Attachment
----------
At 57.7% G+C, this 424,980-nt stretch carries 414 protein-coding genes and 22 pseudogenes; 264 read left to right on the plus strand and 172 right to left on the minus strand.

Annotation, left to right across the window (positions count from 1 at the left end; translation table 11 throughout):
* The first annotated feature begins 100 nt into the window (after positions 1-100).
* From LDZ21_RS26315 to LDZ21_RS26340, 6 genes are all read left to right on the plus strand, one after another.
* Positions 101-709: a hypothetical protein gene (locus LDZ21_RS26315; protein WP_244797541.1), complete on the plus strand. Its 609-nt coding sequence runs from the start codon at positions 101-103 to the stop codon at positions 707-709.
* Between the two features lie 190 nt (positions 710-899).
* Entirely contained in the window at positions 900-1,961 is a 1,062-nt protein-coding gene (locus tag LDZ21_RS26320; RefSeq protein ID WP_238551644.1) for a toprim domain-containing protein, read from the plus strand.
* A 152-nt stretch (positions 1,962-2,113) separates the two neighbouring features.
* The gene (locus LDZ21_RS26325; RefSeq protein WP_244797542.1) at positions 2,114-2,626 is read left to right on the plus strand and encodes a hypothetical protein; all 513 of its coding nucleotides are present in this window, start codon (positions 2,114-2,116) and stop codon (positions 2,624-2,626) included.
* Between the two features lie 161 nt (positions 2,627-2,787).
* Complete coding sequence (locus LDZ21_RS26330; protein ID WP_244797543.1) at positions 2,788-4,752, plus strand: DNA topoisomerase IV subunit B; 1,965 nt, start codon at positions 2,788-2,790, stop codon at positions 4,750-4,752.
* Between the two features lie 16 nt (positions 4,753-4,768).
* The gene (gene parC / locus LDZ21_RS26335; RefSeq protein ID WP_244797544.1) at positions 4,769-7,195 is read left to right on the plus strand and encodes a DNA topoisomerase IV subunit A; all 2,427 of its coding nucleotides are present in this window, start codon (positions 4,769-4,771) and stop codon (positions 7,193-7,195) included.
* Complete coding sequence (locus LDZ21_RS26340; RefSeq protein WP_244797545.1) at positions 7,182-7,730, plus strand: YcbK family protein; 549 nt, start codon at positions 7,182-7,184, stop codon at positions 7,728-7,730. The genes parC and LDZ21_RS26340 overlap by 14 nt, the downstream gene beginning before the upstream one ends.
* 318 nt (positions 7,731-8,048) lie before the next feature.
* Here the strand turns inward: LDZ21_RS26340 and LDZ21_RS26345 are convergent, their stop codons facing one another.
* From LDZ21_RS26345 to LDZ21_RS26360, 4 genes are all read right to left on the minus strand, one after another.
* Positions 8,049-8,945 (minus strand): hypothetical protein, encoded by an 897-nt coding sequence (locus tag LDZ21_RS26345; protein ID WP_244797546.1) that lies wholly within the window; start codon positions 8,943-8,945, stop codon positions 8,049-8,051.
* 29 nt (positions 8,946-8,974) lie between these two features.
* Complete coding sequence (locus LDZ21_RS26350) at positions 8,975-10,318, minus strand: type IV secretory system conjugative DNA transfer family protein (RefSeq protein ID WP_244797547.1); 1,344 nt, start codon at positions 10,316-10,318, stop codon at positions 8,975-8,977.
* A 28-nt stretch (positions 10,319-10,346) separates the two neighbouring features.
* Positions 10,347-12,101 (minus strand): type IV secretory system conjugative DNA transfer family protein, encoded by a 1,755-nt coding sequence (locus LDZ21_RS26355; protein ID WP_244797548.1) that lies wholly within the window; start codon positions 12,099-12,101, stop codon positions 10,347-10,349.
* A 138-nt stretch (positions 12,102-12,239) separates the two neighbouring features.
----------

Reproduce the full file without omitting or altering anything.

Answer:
At 57.7% G+C, this 424,980-nt stretch carries 414 protein-coding genes and 22 pseudogenes; 264 read left to right on the plus strand and 172 right to left on the minus strand.

Annotation, left to right across the window (positions count from 1 at the left end; translation table 11 throughout):
* The first annotated feature begins 100 nt into the window (after positions 1-100).
* From LDZ21_RS26315 to LDZ21_RS26340, 6 genes are all read left to right on the plus strand, one after another.
* Positions 101-709: a hypothetical protein gene (locus LDZ21_RS26315; protein WP_244797541.1), complete on the plus strand. Its 609-nt coding sequence runs from the start codon at positions 101-103 to the stop codon at positions 707-709.
* Between the two features lie 190 nt (positions 710-899).
* Entirely contained in the window at positions 900-1,961 is a 1,062-nt protein-coding gene (locus tag LDZ21_RS26320; RefSeq protein ID WP_238551644.1) for a toprim domain-containing protein, read from the plus strand.
* A 152-nt stretch (positions 1,962-2,113) separates the two neighbouring features.
* The gene (locus LDZ21_RS26325; RefSeq protein WP_244797542.1) at positions 2,114-2,626 is read left to right on the plus strand and encodes a hypothetical protein; all 513 of its coding nucleotides are present in this window, start codon (positions 2,114-2,116) and stop codon (positions 2,624-2,626) included.
* Between the two features lie 161 nt (positions 2,627-2,787).
* Complete coding sequence (locus LDZ21_RS26330; protein ID WP_244797543.1) at positions 2,788-4,752, plus strand: DNA topoisomerase IV subunit B; 1,965 nt, start codon at positions 2,788-2,790, stop codon at positions 4,750-4,752.
* Between the two features lie 16 nt (positions 4,753-4,768).
* The gene (gene parC / locus LDZ21_RS26335; RefSeq protein ID WP_244797544.1) at positions 4,769-7,195 is read left to right on the plus strand and encodes a DNA topoisomerase IV subunit A; all 2,427 of its coding nucleotides are present in this window, start codon (positions 4,769-4,771) and stop codon (positions 7,193-7,195) included.
* Complete coding sequence (locus LDZ21_RS26340; RefSeq protein WP_244797545.1) at positions 7,182-7,730, plus strand: YcbK family protein; 549 nt, start codon at positions 7,182-7,184, stop codon at positions 7,728-7,730. The genes parC and LDZ21_RS26340 overlap by 14 nt, the downstream gene beginning before the upstream one ends.
* 318 nt (positions 7,731-8,048) lie before the next feature.
* Here the strand turns inward: LDZ21_RS26340 and LDZ21_RS26345 are convergent, their stop codons facing one another.
* From LDZ21_RS26345 to LDZ21_RS26360, 4 genes are all read right to left on the minus strand, one after another.
* Positions 8,049-8,945 (minus strand): hypothetical protein, encoded by an 897-nt coding sequence (locus tag LDZ21_RS26345; protein ID WP_244797546.1) that lies wholly within the window; start codon positions 8,943-8,945, stop codon positions 8,049-8,051.
* 29 nt (positions 8,946-8,974) lie between these two features.
* Complete coding sequence (locus LDZ21_RS26350) at positions 8,975-10,318, minus strand: type IV secretory system conjugative DNA transfer family protein (RefSeq protein ID WP_244797547.1); 1,344 nt, start codon at positions 10,316-10,318, stop codon at positions 8,975-8,977.
* A 28-nt stretch (positions 10,319-10,346) separates the two neighbouring features.
* Positions 10,347-12,101 (minus strand): type IV secretory system conjugative DNA transfer family protein, encoded by a 1,755-nt coding sequence (locus LDZ21_RS26355; protein ID WP_244797548.1) that lies wholly within the window; start codon positions 12,099-12,101, stop codon positions 10,347-10,349.
* A 138-nt stretch (positions 12,102-12,239) separates the two neighbouring features.